Proper planning reaps benefits
Proper detailing of a cold storage facility begins during the planning stage. The type of interior spaces, the sizes, and overall usage of the facility should be taken into consideration. Once the overall layout of the cold storage facility is decided upon, the construction materials, including the roof assembly, must be determined.
Once the roof assembly is selected, design of the roof details is crucial. Typical details, including roof-to-wall interface and penetrations, must be meticulously designed. Roof-to-wall interfaces and penetrations must be sealed to prevent air from entering the roof assembly. Even the smallest gap allowing air flow can have detrimental effects on the roof assembly.
The most common method of ensuring sealed terminations and penetrations of a roof assembly is the use of a closed-cell spray foam. Closed-cell spray foam is typically installed at the intersection of the exterior walls and the roof insulation at a width of 25 mm (1 in.) and extends from the deck level to the top of the insulation.
At wall-to-steel deck intersections, it is also best practice to install spray foam in the deck flutes a minimum of 300 mm (12 in.) from the wall. The closed cell spray foam helps to seal the interface so air cannot enter the roof assembly.
Proper execution of the roof installation is critical and requires a contractor with cold storage construction experience. Having the right partner who understands the importance of their role in the project and collaborates with the team can make or break the roof installation.
One aspect of cold roof design not touch on in the article is the effect on the design roof snow load.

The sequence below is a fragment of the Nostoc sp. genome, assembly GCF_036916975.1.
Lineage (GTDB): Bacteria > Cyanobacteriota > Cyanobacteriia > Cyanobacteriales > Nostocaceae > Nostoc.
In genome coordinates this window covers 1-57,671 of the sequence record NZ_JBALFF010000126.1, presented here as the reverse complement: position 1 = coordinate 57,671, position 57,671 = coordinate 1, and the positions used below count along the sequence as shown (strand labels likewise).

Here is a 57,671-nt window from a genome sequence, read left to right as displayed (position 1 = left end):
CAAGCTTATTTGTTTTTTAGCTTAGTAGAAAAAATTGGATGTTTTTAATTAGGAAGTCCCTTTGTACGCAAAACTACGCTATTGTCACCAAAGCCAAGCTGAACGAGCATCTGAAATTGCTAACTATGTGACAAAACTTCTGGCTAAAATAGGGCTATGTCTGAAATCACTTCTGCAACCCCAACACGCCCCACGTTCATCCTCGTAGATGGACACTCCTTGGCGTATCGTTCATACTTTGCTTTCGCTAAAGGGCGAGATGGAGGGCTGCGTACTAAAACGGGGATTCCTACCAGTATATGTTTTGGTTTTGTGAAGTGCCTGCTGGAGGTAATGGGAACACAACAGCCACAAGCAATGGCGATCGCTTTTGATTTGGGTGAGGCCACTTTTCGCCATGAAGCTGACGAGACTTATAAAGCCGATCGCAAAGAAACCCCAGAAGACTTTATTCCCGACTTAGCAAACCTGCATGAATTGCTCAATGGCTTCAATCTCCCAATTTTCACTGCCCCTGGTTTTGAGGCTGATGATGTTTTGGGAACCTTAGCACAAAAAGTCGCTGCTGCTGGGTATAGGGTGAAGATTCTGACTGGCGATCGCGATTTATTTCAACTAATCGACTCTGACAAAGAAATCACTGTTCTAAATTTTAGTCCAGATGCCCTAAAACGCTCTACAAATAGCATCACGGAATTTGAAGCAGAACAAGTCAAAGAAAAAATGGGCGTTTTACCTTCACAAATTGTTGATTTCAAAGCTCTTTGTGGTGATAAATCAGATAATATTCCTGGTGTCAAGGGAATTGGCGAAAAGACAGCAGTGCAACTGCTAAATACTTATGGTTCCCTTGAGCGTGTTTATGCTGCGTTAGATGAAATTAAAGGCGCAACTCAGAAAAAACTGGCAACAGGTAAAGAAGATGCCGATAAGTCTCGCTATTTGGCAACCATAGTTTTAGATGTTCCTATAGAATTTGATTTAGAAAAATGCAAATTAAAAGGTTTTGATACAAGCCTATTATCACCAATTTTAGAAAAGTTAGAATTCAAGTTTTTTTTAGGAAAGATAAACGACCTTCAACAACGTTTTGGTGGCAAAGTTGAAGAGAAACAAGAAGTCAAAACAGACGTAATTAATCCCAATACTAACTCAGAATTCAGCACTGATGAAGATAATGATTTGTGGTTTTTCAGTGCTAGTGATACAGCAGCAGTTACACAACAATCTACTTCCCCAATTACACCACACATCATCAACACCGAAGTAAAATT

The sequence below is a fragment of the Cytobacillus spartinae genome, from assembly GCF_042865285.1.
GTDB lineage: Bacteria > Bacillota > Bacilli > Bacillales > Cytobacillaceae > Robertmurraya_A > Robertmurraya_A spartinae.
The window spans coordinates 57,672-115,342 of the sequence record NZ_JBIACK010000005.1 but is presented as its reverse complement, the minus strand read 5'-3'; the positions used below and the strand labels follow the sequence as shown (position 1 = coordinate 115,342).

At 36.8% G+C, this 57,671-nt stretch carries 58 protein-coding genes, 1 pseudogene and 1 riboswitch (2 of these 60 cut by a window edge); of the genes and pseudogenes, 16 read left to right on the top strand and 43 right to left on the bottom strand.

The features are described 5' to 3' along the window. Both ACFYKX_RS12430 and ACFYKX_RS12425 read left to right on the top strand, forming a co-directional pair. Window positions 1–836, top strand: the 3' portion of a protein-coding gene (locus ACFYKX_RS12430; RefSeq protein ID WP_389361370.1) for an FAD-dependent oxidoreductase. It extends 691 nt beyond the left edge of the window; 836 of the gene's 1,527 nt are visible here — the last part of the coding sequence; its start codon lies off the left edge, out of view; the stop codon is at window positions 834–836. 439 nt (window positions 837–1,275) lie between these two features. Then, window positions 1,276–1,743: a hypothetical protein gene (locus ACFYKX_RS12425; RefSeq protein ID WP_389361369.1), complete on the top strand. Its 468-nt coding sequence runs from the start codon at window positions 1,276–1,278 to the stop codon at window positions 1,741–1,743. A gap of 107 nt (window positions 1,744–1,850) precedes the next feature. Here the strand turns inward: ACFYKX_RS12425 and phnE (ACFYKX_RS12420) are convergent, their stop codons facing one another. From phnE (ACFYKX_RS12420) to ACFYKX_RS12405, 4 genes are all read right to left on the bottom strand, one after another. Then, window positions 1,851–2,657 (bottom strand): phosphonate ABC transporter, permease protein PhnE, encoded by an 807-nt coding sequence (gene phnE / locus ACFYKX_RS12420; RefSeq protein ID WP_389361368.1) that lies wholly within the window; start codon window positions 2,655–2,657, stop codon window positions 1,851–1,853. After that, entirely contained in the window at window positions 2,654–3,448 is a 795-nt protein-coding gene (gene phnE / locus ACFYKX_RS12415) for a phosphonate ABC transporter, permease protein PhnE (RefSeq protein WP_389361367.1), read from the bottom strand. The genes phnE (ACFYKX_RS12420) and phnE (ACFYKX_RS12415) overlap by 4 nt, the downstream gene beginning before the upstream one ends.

In the United States The snow provisions thermal factor in ASCE-7-22 has been modified to account for the increased snow load due to less heat loss through the roof.
In Canada there have been occurrences of roof damage due additional snow loads due to the increase insulation values especially in retrofits.
Construction Canada received the following Letter to the Editor:
The article was very interesting and informative. Could the author comment on the affect this type of roof energy design has on the design roof snow load? The reason I ask is research in the United States indicates the roof load is significantly higher than for roofs retrofitted with R-30 insulation than older buildings. It has been observed that freezer buildings have significantly greater depths of snow on roofs than on the ground. I have also seen the same condition in my work in Canada. The commonly accepted explanation is the surface of the roofs are cooler than the ground and snow does not melt as normally expected. Up to this time, the ratio between ground to roof snow loads is based on extensive field studies done in the 1960s, so the reduction of snow depth on the roof is based on how roofs were insulated during this period. A discussion of increased snow loads on building roofs is well presented in the article “Snow Thermal Factors for Structural Renovations” in Structure Magazine (https://issuu.com/structuremag/docs/structure-jun19-zmag/24). The latest version of ASCE-7-22 has incorporated these factors.
David P. Thompson, M.Sc., P.Eng.
KTA Structural Engineers